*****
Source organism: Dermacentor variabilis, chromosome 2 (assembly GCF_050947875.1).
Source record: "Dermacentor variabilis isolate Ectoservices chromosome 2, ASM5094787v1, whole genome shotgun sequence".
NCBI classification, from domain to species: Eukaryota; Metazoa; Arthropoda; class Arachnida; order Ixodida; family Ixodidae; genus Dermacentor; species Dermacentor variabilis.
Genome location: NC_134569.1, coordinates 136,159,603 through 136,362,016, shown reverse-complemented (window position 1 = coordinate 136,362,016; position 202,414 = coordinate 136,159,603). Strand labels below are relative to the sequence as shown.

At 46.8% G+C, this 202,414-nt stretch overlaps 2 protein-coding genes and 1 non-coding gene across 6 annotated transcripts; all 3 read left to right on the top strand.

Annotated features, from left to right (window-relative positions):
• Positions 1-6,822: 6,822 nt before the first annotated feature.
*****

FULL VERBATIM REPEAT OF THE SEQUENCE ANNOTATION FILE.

Source organism: Dermacentor variabilis, chromosome 2 (assembly GCF_050947875.1).
Source record: "Dermacentor variabilis isolate Ectoservices chromosome 2, ASM5094787v1, whole genome shotgun sequence".
NCBI classification, from domain to species: Eukaryota; Metazoa; Arthropoda; class Arachnida; order Ixodida; family Ixodidae; genus Dermacentor; species Dermacentor variabilis.
Genome location: NC_134569.1, coordinates 136,159,603 through 136,362,016, shown reverse-complemented (window position 1 = coordinate 136,362,016; position 202,414 = coordinate 136,159,603). Strand labels below are relative to the sequence as shown.

At 46.8% G+C, this 202,414-nt stretch overlaps 2 protein-coding genes and 1 non-coding gene across 6 annotated transcripts; all 3 read left to right on the top strand.

Annotated features, from left to right (window-relative positions):
• Positions 1-6,822: 6,822 nt before the first annotated feature.